I'll admit, I probably was unnecessarily overwrong there. But I was feeling really sad for Rachel. Also that amount of money seems kind of simultaneously a lot and not very much-- so you might as well share it. But maybe my perspective on this is warped. I can understand wanting it all-- plus money exerts a kind of exceptional call on people's desires.
I guess if Nick gave some to charity, I'd feel a lot better. Or if he did something socially useful. His sort of self-pitying or self-justifying gloating was what pushed me over the edge.
People seem often to see these people as fictional characters-- or something-- as if their feelings and lives are just a kind of story, when they're not-- as a story, the ending was vastly superior to the predictable nice ending with the winners sharing the money. It certainly is fun in a way to be shocked, for someone to do the truly unexpected, and for one's assumptions about some otherwise unremarkable story to be turned upside down. In fiction, it's fun. But as reality, it seems to me that Nick showed himself to be a really mean-spirited and selfish person-- prone to holding things against people, rather than having a good spirit, and really lacking in kindness or compassion. That's probably why people counted him out, or didn't take him seriously. And there were enough bitter and spiteful people there for the group to react with admiration-- people like Chris and Kalon-- It's easy and understandable in a way for us-- we're just watching television-- but the people in the world of the bachelor really know one another as a group, and see one another over time. How they play the game"--ie how they treat one another-- really does mean a lot about who they are as a person.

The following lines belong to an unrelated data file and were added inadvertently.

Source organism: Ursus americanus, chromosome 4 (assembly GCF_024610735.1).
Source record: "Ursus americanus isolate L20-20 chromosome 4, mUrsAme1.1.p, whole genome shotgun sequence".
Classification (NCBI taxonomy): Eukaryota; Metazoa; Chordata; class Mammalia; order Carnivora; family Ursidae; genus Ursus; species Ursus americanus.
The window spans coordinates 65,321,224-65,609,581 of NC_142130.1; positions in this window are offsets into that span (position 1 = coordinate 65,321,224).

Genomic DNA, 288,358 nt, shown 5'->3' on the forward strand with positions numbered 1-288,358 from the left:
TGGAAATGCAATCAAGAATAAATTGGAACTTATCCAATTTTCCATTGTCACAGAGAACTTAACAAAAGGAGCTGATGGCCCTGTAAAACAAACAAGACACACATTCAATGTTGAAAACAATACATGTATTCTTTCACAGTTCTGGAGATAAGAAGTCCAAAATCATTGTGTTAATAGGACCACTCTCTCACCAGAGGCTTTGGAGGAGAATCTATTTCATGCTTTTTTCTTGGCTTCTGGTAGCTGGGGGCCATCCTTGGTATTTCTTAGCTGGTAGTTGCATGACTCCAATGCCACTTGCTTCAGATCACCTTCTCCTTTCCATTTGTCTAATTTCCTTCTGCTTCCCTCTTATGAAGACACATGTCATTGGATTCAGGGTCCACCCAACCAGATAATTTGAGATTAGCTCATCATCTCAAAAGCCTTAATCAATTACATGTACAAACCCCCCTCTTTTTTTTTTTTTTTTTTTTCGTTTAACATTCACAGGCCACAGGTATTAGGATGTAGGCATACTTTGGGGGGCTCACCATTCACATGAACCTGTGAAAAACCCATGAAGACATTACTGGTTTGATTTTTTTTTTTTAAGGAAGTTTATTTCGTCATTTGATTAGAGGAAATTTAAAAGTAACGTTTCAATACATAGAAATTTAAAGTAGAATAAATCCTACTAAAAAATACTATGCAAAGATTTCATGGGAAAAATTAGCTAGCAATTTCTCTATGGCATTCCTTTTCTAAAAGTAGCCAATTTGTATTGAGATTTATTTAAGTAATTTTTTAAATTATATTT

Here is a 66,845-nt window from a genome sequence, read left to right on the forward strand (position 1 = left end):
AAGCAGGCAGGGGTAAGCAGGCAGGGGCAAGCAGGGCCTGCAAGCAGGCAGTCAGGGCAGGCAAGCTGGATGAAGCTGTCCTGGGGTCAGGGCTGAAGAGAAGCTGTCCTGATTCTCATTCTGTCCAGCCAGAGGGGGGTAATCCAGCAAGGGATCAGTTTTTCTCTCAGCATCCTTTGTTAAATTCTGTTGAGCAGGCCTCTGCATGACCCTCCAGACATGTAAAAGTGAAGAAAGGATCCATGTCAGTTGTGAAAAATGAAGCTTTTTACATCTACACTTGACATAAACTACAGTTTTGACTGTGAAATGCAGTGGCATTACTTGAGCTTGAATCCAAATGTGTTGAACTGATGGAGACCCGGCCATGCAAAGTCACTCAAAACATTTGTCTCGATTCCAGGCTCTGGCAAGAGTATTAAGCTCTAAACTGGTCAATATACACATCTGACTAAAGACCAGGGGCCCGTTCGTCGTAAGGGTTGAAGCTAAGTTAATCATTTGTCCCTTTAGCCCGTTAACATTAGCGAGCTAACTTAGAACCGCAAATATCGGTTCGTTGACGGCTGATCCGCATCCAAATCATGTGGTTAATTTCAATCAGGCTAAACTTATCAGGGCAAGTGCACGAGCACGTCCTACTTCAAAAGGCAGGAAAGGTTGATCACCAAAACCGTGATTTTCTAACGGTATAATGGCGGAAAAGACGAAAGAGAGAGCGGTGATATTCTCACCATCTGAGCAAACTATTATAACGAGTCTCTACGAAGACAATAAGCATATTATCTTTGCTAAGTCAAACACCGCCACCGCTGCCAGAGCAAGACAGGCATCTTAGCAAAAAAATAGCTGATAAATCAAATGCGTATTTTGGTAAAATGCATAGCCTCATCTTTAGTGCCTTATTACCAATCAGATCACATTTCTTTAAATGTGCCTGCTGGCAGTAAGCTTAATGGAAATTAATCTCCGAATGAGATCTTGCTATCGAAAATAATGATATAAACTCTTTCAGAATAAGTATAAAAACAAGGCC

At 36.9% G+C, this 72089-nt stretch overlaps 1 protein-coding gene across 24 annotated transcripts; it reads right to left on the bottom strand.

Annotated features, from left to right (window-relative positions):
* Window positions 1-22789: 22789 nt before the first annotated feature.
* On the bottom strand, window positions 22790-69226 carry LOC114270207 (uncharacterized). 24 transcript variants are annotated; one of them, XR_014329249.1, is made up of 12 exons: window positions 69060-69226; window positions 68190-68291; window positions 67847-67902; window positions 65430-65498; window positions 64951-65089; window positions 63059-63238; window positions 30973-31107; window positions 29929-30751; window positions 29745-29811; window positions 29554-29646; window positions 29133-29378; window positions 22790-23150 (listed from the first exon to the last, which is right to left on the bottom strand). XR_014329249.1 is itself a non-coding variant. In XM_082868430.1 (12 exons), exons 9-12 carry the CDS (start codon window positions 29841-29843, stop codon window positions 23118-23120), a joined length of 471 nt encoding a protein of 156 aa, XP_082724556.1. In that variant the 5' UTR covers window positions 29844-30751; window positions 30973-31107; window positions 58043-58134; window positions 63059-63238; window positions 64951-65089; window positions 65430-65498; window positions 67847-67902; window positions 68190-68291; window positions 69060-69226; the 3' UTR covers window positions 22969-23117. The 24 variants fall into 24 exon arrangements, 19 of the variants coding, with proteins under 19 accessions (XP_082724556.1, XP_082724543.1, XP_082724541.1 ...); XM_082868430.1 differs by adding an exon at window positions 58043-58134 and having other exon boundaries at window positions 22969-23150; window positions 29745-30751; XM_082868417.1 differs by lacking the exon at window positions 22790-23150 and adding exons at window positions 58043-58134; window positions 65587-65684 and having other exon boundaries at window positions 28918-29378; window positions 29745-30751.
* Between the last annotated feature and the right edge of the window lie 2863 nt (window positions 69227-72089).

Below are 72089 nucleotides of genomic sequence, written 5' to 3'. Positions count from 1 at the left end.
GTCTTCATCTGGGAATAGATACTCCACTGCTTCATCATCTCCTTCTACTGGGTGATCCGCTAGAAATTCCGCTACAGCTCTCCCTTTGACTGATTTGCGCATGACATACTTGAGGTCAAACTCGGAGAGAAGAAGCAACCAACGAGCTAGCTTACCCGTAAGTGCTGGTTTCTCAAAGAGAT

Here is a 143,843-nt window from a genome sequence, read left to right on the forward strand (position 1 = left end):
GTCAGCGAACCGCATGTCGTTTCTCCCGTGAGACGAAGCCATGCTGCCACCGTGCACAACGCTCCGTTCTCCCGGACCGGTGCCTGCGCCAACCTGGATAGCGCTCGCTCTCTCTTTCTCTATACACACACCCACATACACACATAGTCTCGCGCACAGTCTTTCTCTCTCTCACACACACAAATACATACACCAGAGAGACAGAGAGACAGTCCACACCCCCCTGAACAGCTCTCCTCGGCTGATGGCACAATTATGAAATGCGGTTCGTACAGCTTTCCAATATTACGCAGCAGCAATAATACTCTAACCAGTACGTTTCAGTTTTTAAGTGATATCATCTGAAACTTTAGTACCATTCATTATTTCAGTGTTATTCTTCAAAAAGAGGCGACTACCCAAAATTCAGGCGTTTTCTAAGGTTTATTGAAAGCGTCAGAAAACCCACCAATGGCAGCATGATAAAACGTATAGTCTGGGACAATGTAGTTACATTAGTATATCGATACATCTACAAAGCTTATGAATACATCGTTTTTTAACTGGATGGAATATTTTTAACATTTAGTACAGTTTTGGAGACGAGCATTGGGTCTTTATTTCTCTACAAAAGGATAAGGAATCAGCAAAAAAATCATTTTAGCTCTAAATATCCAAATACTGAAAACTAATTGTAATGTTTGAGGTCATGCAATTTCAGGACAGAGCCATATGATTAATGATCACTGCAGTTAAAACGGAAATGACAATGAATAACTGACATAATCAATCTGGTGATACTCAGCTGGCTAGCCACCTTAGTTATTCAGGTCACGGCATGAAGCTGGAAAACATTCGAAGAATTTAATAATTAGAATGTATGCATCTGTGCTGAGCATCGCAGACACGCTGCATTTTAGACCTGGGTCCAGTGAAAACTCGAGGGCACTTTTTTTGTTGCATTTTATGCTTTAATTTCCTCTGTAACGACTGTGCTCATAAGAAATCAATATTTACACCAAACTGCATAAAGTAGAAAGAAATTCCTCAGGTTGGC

The whole thing seemed somehow sordid to me--but I admit to not really understanding all the dynamics. I haven't been the most avid and faithful batchelorpad-watcher ever. And while I watched part of it more often than not-- maybe I would have a more nuanced opinion if I'd seen the whole thing.